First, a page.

New York straight edge legends PROJECT X played one song during GORILLA BISCUITS set at this year’s Musink festival set. JUDGE. THE VANDALS, DESCENDENTS, H2O, TRANSLPLANTS, STRIFE, SOUL SEARCH and a couple more crews were also on the bill!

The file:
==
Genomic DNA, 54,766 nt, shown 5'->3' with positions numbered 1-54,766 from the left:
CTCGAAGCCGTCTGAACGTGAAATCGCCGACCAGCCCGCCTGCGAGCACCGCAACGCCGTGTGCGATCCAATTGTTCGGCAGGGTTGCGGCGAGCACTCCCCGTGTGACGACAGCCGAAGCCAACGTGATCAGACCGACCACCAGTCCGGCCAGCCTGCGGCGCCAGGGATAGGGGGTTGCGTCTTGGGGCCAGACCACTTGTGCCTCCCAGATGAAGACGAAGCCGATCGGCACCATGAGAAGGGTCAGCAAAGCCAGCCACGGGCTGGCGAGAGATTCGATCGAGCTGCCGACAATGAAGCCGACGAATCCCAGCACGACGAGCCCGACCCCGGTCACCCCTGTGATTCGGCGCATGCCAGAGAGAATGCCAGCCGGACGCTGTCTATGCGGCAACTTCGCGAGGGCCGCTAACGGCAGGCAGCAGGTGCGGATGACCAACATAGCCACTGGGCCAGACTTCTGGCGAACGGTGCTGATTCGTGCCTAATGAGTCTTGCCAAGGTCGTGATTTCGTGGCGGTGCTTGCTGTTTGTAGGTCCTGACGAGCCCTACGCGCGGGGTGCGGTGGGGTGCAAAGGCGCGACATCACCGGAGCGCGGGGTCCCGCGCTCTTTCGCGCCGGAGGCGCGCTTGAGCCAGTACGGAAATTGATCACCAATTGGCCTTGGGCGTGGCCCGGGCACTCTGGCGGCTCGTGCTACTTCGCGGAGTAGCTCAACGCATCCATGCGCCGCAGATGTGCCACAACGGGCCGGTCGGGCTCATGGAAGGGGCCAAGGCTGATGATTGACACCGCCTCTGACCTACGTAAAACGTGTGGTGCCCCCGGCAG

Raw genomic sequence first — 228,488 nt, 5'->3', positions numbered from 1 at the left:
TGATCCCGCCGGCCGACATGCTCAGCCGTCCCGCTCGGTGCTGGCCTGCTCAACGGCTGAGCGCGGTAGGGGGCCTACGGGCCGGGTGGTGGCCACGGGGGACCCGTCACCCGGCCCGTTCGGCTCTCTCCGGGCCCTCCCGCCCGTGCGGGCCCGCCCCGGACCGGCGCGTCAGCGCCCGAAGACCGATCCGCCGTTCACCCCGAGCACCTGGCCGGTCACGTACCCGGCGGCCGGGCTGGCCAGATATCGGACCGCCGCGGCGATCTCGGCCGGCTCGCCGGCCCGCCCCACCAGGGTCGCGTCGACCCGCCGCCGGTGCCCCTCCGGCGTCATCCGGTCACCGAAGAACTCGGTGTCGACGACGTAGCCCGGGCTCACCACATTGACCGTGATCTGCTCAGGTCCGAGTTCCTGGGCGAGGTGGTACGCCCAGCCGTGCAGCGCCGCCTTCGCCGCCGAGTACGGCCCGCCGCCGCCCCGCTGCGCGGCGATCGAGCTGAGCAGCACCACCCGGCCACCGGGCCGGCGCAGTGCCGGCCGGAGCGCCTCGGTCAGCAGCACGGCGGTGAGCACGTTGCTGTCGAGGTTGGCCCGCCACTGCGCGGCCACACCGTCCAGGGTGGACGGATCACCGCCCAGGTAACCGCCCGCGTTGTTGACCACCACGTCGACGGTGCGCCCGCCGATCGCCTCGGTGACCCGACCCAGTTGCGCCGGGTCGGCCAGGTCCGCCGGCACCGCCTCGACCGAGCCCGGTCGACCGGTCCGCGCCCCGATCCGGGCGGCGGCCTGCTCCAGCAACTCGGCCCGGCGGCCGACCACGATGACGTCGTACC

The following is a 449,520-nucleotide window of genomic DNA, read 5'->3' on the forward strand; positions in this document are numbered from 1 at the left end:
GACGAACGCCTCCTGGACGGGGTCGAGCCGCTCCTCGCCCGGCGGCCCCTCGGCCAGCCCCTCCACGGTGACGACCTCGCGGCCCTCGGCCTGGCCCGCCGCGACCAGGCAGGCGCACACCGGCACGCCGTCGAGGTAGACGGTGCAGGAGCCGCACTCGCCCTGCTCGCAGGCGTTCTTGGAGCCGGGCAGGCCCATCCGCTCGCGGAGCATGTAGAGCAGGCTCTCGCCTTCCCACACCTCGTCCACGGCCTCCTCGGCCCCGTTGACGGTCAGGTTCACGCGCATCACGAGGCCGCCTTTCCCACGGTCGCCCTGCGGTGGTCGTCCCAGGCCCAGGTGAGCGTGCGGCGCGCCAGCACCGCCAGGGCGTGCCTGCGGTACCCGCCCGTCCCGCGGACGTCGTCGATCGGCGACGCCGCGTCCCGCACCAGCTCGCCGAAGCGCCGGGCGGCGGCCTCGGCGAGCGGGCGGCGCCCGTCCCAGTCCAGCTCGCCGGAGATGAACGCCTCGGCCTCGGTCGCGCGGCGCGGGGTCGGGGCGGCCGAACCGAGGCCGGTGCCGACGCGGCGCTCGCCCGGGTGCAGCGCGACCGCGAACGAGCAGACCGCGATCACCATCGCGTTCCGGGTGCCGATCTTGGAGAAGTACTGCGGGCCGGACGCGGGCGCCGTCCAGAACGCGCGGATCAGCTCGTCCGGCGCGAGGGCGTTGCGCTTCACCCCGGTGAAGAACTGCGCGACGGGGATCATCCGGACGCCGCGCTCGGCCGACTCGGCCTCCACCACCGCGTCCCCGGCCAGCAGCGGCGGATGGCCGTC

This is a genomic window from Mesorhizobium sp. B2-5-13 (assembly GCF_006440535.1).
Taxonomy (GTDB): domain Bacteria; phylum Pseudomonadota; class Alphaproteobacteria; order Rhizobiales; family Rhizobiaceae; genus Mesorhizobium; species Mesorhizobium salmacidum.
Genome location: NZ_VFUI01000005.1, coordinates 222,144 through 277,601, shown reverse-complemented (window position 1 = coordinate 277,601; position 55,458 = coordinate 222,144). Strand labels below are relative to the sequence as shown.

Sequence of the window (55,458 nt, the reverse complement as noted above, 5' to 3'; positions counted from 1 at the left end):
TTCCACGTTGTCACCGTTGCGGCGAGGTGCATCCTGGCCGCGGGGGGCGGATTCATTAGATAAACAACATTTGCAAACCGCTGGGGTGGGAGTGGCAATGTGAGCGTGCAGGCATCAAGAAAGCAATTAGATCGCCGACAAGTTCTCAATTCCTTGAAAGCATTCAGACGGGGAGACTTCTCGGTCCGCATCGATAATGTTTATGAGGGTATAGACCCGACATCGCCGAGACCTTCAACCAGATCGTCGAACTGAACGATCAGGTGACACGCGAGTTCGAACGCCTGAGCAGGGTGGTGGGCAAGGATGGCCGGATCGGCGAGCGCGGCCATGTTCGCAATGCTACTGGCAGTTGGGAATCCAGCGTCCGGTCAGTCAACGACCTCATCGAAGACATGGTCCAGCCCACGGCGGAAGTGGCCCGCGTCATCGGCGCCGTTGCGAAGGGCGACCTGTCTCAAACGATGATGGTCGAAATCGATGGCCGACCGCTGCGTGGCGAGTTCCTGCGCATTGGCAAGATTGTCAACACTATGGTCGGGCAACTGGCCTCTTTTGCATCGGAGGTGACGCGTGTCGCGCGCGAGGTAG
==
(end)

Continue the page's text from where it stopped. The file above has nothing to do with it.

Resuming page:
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Project X was a short-lived late 1980s NYC straight edge hardcore band, featuring John Porcelly (Youth Of Today, Judge), Walter Schreifels (Gorilla Biscuits, Youth Of Today), Alex Brown (Side By Side, Gorilla Biscuits) and Sammy Siegler (Side By Side, Youth Of Today, Judge). The band started when Porcelly and Brown were releasing the seventh issue of their fanzine Schism, which was the second issue under that name, and wanted to include a 7″ of rare unreleased early 1980s hardcore. However, theycouldn’t get the rights to release it, and since no NYC bands had any unreleased material, they decided instead to form a project band, record a 7″ and include that with the fanzine. The band was fittingly named Project X. After a couple of rehearsals, the band entered Don Fury’s legendary Lower East Side studio and recorded their 5-song self-titled 7″ EP. The songs were all short, fast bursts of hardcore energy. “Cross Me,” the shortest, is only 8 seconds long. The lyrics were, as the name and the cover photo of a hand having an “X” written on it with a marker (a straight edge symbol) would suggest, rather militantly straight edge, but also about lost friendship (“Where It Ends”) and being banned from clubs. “Shutdown” was written about a specific October 18, 1987 CBGB show featuring Youth Of Today, Gorilla Biscuits, Side By Side and Pagan Babies. At the show, Youth Of Today were banned for encouraging stage diving, which was against the club policy. The back cover of the Project X EP features the band standing in front of CBGB, appearing to have been shut out. The opening track, “Straight Edge Revenge,” which was actually an old Youth Of Today song that Ray Cappo refused to perform due to its militant lyrics, became an instant straight edge classic and is often covered by bands across the world. The song “Cross Me”, with its short and to-the-point lyrics, was written as a rebuttal against statements made by the California hardcore band Half Off and their singer Billy Rubin. According to an interview with Porcelly in the Seattle-based fanzine Open Your Eyes, the song was written in a matter of seconds. The EP was fairly low-budget, with a black and white xeroxed cover and no print on the record’s label (instead the band either applied a ‘Project X’ stamp or wrote funny quotes on the labels). The band also appeared under pseudonyms on the record. Porcelly became Slam, Brown was Kid Hard, Siegler was appropriately nicknamed The Youth (due to his age; he was still in his teens) and Schreifels was dubbed N.D. (which stood for ‘No Drugs’, although the band would joke in interviews that it actually stood for “Not Dedicated,” as Schriefels didn’t always show up to rehearsals). The record quickly sold out, most of the pressing of 500 were sold at one Bold show at the infamous Anthrax club in Connecticut. The band regained a cult status within the hardcore scene, and the record became highly sought-after by record collectors. Despite the high demand, the record was never re-pressed, but several bootleg versions throughout the years have ensured that hardcore fans unable to track down an original have still gotten to hear the record. An official re-pressing of the record, formally titled Straight Edge Revenge, and appending two live tracks from one of the band’s rare live performances, was finally released by Bridge Nine Records in August 2005. Project X only played a handful of shows on the east coast, and also a few during Youth Of Today’s European tour in 1989. In total, some estimate the band played less than 5 shows. / Bridge9.com